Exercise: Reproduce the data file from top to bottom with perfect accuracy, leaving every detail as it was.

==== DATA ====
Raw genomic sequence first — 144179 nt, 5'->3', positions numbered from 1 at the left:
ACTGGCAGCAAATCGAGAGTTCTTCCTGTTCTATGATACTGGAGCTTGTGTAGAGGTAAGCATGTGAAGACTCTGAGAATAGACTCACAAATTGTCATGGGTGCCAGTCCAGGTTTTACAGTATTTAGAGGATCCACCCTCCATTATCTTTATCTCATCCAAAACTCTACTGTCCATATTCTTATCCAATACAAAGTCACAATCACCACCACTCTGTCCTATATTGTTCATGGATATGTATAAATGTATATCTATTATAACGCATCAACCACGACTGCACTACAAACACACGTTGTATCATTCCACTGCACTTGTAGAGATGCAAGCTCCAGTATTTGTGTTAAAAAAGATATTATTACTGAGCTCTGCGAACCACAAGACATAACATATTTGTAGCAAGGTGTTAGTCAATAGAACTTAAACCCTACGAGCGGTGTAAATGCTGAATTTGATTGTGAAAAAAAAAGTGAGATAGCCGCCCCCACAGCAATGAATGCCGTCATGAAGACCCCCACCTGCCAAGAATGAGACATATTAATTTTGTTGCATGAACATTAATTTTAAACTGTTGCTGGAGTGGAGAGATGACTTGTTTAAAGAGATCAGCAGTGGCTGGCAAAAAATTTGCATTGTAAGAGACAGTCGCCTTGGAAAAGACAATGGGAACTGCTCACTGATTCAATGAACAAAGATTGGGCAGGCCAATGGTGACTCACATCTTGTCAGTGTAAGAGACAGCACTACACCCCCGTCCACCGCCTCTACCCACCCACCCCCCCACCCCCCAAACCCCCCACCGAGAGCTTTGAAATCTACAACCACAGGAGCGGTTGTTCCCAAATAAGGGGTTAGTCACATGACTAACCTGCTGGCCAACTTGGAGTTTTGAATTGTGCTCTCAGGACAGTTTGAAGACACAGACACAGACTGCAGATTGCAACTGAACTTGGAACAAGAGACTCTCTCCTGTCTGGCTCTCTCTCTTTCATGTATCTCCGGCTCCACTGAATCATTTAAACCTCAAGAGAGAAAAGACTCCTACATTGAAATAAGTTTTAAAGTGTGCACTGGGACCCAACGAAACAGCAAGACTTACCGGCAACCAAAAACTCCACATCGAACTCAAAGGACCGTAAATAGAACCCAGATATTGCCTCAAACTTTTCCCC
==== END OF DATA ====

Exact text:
Raw genomic sequence first — 144179 nt, 5'->3', positions numbered from 1 at the left:
ACTGGCAGCAAATCGAGAGTTCTTCCTGTTCTATGATACTGGAGCTTGTGTAGAGGTAAGCATGTGAAGACTCTGAGAATAGACTCACAAATTGTCATGGGTGCCAGTCCAGGTTTTACAGTATTTAGAGGATCCACCCTCCATTATCTTTATCTCATCCAAAACTCTACTGTCCATATTCTTATCCAATACAAAGTCACAATCACCACCACTCTGTCCTATATTGTTCATGGATATGTATAAATGTATATCTATTATAACGCATCAACCACGACTGCACTACAAACACACGTTGTATCATTCCACTGCACTTGTAGAGATGCAAGCTCCAGTATTTGTGTTAAAAAAGATATTATTACTGAGCTCTGCGAACCACAAGACATAACATATTTGTAGCAAGGTGTTAGTCAATAGAACTTAAACCCTACGAGCGGTGTAAATGCTGAATTTGATTGTGAAAAAAAAAGTGAGATAGCCGCCCCCACAGCAATGAATGCCGTCATGAAGACCCCCACCTGCCAAGAATGAGACATATTAATTTTGTTGCATGAACATTAATTTTAAACTGTTGCTGGAGTGGAGAGATGACTTGTTTAAAGAGATCAGCAGTGGCTGGCAAAAAATTTGCATTGTAAGAGACAGTCGCCTTGGAAAAGACAATGGGAACTGCTCACTGATTCAATGAACAAAGATTGGGCAGGCCAATGGTGACTCACATCTTGTCAGTGTAAGAGACAGCACTACACCCCCGTCCACCGCCTCTACCCACCCACCCCCCCACCCCCCAAACCCCCCACCGAGAGCTTTGAAATCTACAACCACAGGAGCGGTTGTTCCCAAATAAGGGGTTAGTCACATGACTAACCTGCTGGCCAACTTGGAGTTTTGAATTGTGCTCTCAGGACAGTTTGAAGACACAGACACAGACTGCAGATTGCAACTGAACTTGGAACAAGAGACTCTCTCCTGTCTGGCTCTCTCTCTTTCATGTATCTCCGGCTCCACTGAATCATTTAAACCTCAAGAGAGAAAAGACTCCTACATTGAAATAAGTTTTAAAGTGTGCACTGGGACCCAACGAAACAGCAAGACTTACCGGCAACCAAAAACTCCACATCGAACTCAAAGGACCGTAAATAGAACCCAGATATTGCCTCAAACTTTTCCCC